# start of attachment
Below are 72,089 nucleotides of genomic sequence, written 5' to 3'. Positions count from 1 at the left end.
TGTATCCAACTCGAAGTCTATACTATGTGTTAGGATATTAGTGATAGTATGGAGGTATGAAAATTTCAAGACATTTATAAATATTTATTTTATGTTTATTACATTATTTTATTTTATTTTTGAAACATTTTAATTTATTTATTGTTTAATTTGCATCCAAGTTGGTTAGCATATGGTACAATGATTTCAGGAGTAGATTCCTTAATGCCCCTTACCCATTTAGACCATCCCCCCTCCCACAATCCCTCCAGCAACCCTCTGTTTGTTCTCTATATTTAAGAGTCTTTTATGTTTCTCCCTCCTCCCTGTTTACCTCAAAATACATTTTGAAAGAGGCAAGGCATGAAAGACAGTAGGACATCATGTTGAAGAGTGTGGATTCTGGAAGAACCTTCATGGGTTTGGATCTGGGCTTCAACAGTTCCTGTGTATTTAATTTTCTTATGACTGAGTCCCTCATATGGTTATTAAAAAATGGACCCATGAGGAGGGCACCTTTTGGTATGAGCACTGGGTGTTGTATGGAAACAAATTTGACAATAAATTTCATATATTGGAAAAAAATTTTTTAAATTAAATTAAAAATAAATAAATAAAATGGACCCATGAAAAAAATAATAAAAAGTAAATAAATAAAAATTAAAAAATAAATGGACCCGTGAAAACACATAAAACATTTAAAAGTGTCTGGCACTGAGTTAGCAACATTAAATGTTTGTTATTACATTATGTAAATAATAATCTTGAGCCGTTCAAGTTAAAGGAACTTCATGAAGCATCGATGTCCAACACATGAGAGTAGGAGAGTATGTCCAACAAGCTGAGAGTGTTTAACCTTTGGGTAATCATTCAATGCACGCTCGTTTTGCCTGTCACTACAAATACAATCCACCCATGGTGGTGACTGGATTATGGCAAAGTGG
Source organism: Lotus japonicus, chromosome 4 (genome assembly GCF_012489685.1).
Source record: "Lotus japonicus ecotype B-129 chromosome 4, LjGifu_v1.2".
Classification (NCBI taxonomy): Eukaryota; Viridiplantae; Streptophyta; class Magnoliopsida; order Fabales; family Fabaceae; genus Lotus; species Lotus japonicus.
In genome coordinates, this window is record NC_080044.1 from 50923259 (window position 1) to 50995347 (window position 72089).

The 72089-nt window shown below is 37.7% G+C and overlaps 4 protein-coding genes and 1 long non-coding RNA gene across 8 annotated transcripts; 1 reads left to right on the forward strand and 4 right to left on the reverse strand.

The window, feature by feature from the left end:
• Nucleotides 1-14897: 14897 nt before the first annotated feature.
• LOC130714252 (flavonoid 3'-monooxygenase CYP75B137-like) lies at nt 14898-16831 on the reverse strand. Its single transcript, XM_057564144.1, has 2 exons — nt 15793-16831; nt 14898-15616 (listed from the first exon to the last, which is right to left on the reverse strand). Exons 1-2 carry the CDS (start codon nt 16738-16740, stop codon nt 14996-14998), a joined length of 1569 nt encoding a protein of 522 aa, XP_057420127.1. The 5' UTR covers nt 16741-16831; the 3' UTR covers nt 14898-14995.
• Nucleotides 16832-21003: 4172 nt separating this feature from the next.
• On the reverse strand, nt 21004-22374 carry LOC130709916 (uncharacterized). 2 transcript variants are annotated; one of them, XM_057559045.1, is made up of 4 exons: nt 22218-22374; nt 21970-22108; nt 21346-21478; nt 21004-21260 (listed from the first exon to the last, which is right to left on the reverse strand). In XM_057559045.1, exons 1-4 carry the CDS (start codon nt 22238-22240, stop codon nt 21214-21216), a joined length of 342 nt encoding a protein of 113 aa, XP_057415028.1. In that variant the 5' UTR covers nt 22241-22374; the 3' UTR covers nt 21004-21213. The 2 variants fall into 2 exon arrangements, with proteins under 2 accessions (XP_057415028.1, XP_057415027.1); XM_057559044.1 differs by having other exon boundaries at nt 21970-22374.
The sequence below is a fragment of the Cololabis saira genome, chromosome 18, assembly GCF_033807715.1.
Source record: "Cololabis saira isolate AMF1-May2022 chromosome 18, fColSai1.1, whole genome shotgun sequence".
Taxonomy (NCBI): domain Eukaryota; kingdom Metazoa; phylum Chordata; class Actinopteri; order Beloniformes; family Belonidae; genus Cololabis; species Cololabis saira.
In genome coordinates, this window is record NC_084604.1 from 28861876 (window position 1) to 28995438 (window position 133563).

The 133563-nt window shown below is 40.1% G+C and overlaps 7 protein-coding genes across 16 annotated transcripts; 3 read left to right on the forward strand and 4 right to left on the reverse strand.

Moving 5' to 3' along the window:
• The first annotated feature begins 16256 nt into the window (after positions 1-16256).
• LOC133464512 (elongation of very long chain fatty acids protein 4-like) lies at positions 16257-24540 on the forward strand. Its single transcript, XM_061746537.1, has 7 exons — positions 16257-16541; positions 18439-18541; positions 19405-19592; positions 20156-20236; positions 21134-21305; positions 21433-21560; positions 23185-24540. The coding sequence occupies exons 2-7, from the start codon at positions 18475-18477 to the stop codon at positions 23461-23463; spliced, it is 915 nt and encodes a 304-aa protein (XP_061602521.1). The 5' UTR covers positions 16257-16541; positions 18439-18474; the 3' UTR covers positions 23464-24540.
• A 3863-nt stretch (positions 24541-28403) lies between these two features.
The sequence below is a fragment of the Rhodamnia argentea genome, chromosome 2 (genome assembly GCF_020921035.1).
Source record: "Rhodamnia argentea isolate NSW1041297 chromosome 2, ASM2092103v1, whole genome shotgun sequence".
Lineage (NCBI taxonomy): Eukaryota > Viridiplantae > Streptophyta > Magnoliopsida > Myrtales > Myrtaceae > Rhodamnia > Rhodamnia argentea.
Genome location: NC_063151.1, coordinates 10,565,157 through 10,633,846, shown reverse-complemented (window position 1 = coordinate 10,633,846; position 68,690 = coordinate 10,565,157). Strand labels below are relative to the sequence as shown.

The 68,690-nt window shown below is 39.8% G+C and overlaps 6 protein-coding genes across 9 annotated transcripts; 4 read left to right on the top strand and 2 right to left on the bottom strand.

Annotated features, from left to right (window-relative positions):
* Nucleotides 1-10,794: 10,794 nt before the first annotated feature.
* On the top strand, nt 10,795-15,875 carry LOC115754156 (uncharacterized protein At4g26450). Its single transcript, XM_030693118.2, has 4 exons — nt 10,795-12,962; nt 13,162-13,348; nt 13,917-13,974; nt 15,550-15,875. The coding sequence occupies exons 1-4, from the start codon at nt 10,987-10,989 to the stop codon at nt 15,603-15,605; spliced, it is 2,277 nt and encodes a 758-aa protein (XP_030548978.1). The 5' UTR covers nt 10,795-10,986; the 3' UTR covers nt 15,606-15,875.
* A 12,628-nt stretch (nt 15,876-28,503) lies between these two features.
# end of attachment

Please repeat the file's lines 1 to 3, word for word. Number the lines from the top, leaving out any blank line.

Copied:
Below are 72,089 nucleotides of genomic sequence, written 5' to 3'. Positions count from 1 at the left end.
TGTATCCAACTCGAAGTCTATACTATGTGTTAGGATATTAGTGATAGTATGGAGGTATGAAAATTTCAAGACATTTATAAATATTTATTTTATGTTTATTACATTATTTTATTTTATTTTTGAAACATTTTAATTTATTTATTGTTTAATTTGCATCCAAGTTGGTTAGCATATGGTACAATGATTTCAGGAGTAGATTCCTTAATGCCCCTTACCCATTTAGACCATCCCCCCTCCCACAATCCCTCCAGCAACCCTCTGTTTGTTCTCTATATTTAAGAGTCTTTTATGTTTCTCCCTCCTCCCTGTTTACCTCAAAATACATTTTGAAAGAGGCAAGGCATGAAAGACAGTAGGACATCATGTTGAAGAGTGTGGATTCTGGAAGAACCTTCATGGGTTTGGATCTGGGCTTCAACAGTTCCTGTGTATTTAATTTTCTTATGACTGAGTCCCTCATATGGTTATTAAAAAATGGACCCATGAGGAGGGCACCTTTTGGTATGAGCACTGGGTGTTGTATGGAAACAAATTTGACAATAAATTTCATATATTGGAAAAAAATTTTTTAAATTAAATTAAAAATAAATAAATAAAATGGACCCATGAAAAAAATAATAAAAAGTAAATAAATAAAAATTAAAAAATAAATGGACCCGTGAAAACACATAAAACATTTAAAAGTGTCTGGCACTGAGTTAGCAACATTAAATGTTTGTTATTACATTATGTAAATAATAATCTTGAGCCGTTCAAGTTAAAGGAACTTCATGAAGCATCGATGTCCAACACATGAGAGTAGGAGAGTATGTCCAACAAGCTGAGAGTGTTTAACCTTTGGGTAATCATTCAATGCACGCTCGTTTTGCCTGTCACTACAAATACAATCCACCCATGGTGGTGACTGGATTATGGCAAAGTGG
Source organism: Lotus japonicus, chromosome 4 (genome assembly GCF_012489685.1).